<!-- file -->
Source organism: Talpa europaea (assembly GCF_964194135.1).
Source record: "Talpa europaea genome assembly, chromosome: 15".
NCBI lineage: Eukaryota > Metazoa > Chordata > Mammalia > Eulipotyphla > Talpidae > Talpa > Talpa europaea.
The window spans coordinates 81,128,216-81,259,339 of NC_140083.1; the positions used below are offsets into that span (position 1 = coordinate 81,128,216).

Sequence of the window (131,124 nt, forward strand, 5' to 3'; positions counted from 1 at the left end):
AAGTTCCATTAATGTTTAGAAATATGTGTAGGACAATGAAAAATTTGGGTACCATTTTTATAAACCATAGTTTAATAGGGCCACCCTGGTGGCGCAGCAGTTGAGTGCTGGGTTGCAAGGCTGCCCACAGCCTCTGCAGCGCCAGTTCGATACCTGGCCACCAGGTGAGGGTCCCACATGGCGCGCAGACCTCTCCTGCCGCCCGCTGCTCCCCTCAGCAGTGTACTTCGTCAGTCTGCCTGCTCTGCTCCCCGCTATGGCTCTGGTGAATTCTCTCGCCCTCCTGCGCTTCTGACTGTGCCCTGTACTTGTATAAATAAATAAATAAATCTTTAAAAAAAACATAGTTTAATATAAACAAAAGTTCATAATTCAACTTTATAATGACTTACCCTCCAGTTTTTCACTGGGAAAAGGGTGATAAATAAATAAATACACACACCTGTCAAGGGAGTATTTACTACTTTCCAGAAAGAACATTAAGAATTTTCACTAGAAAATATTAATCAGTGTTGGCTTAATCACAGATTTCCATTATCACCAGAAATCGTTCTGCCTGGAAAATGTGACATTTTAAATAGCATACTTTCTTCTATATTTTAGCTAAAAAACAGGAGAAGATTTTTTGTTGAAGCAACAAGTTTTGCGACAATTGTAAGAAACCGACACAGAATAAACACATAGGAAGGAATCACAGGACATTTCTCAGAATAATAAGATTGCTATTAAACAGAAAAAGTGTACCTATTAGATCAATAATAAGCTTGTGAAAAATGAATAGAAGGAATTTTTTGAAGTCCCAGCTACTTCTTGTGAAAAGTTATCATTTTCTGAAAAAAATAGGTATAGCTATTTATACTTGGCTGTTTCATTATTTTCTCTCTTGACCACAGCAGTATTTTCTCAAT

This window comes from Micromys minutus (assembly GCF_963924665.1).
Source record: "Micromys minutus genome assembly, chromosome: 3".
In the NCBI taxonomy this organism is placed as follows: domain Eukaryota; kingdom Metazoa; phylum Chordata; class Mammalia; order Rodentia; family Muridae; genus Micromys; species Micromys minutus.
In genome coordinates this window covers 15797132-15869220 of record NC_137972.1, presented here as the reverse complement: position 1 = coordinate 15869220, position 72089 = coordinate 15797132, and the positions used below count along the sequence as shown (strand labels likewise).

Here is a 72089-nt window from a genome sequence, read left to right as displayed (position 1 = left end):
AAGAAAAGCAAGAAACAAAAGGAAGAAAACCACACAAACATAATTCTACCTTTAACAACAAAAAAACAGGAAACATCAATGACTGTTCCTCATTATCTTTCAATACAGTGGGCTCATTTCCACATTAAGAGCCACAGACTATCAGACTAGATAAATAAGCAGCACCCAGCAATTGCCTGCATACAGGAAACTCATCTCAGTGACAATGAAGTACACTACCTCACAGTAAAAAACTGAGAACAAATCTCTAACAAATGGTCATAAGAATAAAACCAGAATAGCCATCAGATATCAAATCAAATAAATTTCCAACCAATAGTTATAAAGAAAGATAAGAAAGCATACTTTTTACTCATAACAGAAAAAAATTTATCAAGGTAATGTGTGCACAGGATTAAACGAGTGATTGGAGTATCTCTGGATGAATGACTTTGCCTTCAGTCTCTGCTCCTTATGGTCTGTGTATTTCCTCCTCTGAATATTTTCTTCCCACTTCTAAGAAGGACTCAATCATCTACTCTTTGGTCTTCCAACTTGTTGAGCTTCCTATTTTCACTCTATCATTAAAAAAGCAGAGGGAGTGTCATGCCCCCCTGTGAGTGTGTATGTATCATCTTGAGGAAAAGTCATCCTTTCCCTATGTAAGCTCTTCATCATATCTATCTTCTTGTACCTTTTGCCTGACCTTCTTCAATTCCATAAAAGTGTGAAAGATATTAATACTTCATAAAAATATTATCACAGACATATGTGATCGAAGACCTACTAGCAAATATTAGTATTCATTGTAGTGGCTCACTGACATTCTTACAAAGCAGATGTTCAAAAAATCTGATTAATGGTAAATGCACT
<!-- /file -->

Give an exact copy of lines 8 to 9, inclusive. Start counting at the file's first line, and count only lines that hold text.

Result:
Source record: "Micromys minutus genome assembly, chromosome: 3".
In the NCBI taxonomy this organism is placed as follows: domain Eukaryota; kingdom Metazoa; phylum Chordata; class Mammalia; order Rodentia; family Muridae; genus Micromys; species Micromys minutus.